As of today, TwitterAudit says 97% of my Twitter followers are real. I’ve got hundreds if not thousands categorized into lists, and most of the stuff I see in my feed is related to synthwave or at least music.

      In regard to the 357 videos, maybe I wasn’t clear, but that wasn’t my campaign. I wouldn’t brag that my own song was “admittedly catchy.” For shame! 😉

      I did in fact receive some followers and likes on my own profile, as I mentioned in a previous comment. I wasn’t really expecting any, since I don’t use TikTok and there are a grand total of two videos on my profile.

      I don’t think there’s much overlap between Breakr and SubmitHub. The influencer acceptances I’ve had on SubmitHub are generally shares of my song in a story or post, whereas Breakr campaigns actually integrate the song into the influencer’s core content. I’m enthusiastic about both!

      I’ve never done a promoted post, but I’ve reached the point where if a service doesn’t wow me, I don’t write about it. A few of my negative posts in the past resulted in more headache than they were worth, in the form of legal threats.

      Finally, what’s the point? For people to hear the song, and if you’re really lucky, for it to blow up! When it comes to TikTok, you never know.

      1. They can charge whatever they want, so… maybe? I’d focus less on follower count and more on who their audience is. Is the engagement genuine? Are they a good fit for your music?

    1. Thanks for clarifying Chris! That’s disappointing. By that math, I suppose I can expect about a dime.

      That’s okay though! It’s secondary to the purpose of the campaign.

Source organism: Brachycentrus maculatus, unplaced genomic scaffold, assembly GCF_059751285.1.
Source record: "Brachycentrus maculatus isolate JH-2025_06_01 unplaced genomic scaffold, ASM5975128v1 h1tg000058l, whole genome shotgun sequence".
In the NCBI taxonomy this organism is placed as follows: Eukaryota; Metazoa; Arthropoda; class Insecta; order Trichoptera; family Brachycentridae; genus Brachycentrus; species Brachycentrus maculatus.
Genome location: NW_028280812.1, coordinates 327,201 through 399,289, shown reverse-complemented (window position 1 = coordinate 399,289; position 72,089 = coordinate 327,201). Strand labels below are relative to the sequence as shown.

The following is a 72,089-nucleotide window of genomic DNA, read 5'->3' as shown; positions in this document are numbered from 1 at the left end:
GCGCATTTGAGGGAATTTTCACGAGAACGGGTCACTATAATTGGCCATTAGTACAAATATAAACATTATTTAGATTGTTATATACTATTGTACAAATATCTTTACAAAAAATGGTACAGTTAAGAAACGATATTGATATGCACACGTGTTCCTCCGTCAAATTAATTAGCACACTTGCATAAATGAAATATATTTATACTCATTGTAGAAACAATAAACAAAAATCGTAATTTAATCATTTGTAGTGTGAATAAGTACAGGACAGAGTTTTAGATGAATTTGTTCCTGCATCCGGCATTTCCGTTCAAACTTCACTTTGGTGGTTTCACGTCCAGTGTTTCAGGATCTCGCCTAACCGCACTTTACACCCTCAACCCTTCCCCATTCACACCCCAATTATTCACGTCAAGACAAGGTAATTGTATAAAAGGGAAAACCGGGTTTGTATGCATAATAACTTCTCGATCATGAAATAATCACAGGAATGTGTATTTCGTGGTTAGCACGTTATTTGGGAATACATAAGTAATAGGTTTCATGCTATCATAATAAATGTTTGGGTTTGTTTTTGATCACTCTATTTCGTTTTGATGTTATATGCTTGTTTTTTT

4. Thanks again for making us aware of the tools available! Having not had any success with SubmitHub in any way, shape or form, it is good to know that there is an alternative to consider and whether we like it or not, it seems like TikTok is where we should all be…
    Would you say that this complements your efforts with the Indiepreneur/FB ad methods or do you think your results would have been the same without the other methods all having been employed to lay a foundation? (asking because, a year in as an IndiePro member I STILL have not made that FanFinder and if there are other methods that gain results without having to make those vids I would love to try them out without having to have laid the groundwork via the FB ads methods), or would you say that the other methods you have used served as a stepping stone to this? – hope that line of thinking makes sense!!!

    1. Great to hear from you Paula!

      I see this campaign as completely distinct from my other marketing efforts, as I was completely new to TikTok and the demographic there is different than the usual suspects that I’m hitting on Facebook.

      I don’t think that a successful Facebook fan finder campaign would have an impact on a TikTok influencer campaign one way or the other.

      On the other hand, if you built an audience on TikTok, an influencer campaign would get eyes on your profile and help grow your following even more!

      I suppose you could test the waters by running your song as a fan finder before attempting an influencer campaign, to see what kind of reaction it gets.